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July 16 2012

02mydafsoup-01

[...]

Stevan Harnad, professor of electronics and computer science at Southampton University, said the government was facing an expensive bill in supporting gold open access over the green open access model.

He said UK universities and research funders had been leading the world in the movement towards "green" open access that requires researchers to self-archive their journal articles on the web, and make them free for all.

"The Finch committee's recommendations look superficially as if they are supporting open access, but in reality they are strongly biased in favour of the interests of the publishing industry over the interests of UK research," he said.

"Instead of recommending that the UK build on its historic lead in providing cost-free green open access, the committee has recommended spending a great deal of extra money — scarce research money — to pay publishers for "gold open access publishing. If the Finch committee recommendations are heeded, as David Willetts now proposes, the UK will lose both its global lead in open access and a great deal of public money — and worldwide open access will be set back at least a decade," he said.

Free access to British scientific research within two years | Science | The Guardian 2012-07-15
Reposted bypaket paket

July 15 2012

02mydafsoup-01

New Economy Movement | via Diaspora*

Julien Guigner
  • The Rise of the New Economy Movement - link
  • From consumption to production, here comes the collaborative economy - link
#economy #p2p #coops #sharing #collcons #ouishare
02mydafsoup-01
via Sarah Robles: The strongest woman in America lives on $400 a month - Boing Boing


Meet Sarah Robles. She can lift as much as 570 pounds. In last year's weightlifting world championships, she bested every other American—both female and male. Sarah Robles is going to the Olympics in London this summer. But at home, in the United States, she lives on $400 a month.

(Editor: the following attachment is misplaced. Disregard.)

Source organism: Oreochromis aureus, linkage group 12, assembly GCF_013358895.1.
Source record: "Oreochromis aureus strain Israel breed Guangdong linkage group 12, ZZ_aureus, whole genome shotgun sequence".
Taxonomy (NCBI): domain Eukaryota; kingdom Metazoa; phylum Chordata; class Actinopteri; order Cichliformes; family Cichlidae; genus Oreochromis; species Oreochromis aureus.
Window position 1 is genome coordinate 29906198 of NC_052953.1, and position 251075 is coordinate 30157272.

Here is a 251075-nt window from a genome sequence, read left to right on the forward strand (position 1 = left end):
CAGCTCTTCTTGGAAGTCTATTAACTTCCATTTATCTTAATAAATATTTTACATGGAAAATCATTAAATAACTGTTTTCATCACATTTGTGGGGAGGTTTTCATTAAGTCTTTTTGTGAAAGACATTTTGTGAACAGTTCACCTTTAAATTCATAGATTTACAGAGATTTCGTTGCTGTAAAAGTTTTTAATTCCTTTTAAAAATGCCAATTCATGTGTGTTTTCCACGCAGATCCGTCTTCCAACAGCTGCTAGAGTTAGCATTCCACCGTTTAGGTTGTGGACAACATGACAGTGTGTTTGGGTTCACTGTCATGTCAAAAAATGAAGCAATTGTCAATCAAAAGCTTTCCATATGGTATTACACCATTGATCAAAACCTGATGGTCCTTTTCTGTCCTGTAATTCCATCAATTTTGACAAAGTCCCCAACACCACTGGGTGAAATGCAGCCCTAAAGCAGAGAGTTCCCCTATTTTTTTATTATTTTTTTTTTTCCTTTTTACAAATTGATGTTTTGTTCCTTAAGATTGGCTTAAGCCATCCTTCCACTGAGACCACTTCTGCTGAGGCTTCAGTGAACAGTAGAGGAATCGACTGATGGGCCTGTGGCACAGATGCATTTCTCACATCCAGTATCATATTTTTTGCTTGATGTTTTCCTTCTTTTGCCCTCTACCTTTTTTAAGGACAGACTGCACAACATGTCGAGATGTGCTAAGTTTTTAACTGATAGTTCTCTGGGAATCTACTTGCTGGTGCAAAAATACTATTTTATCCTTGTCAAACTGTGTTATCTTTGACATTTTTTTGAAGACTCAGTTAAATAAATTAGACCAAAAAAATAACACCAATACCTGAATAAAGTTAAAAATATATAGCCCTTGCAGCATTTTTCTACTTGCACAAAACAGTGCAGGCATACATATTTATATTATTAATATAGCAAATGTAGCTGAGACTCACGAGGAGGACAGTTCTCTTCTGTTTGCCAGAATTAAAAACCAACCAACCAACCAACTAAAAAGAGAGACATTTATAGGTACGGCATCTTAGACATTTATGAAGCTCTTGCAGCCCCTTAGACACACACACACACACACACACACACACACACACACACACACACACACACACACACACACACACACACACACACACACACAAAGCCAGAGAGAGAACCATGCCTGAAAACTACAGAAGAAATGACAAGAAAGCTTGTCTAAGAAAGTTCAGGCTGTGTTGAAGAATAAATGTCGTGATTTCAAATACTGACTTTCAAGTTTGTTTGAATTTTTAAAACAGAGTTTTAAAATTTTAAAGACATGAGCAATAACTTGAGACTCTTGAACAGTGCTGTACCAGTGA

Track star Lolo Jones, 29, soccer player Alex Morgan, 22, and swimmer Natalie Coughlin, 29, are natural television stars with camera-friendly good looks and slim, muscular figures. But women weightlifters aren't go-tos when Sports Illustrated is looking for athletes to model body paint in the swimsuit issue. They don’t collaborate with Cole Haan on accessories lines and sit next to Anna Wintour at Fashion Week, like tennis beauty Maria Sharapova. And male weightlifters often get their sponsorships from supplements or diet pills, because their buff, ripped bodies align with male beauty ideals. Men on diet pills want to look like weightlifters — most women would rather not.

Meanwhile, Robles — whose rigorous training schedule leaves her little time for outside work — struggles to pay for food. It would be hard enough for the average person to live off the $400 a month she receives from U.S.A. Weightlifting, but it’s especially difficult for someone who consumes 3,000 to 4,000 calories a day, a goal she meets through several daily servings of grains, meats and vegetables, along with weekly pizza nights. She also gets discounted groceries from food banks and donations from her coach, family and friends — or, as Robles says, “prayers and pity.”

  

[...]

Reposted bypaket4wsmd00dgroupbuysautoleningautoleningcamotarpscamotarps
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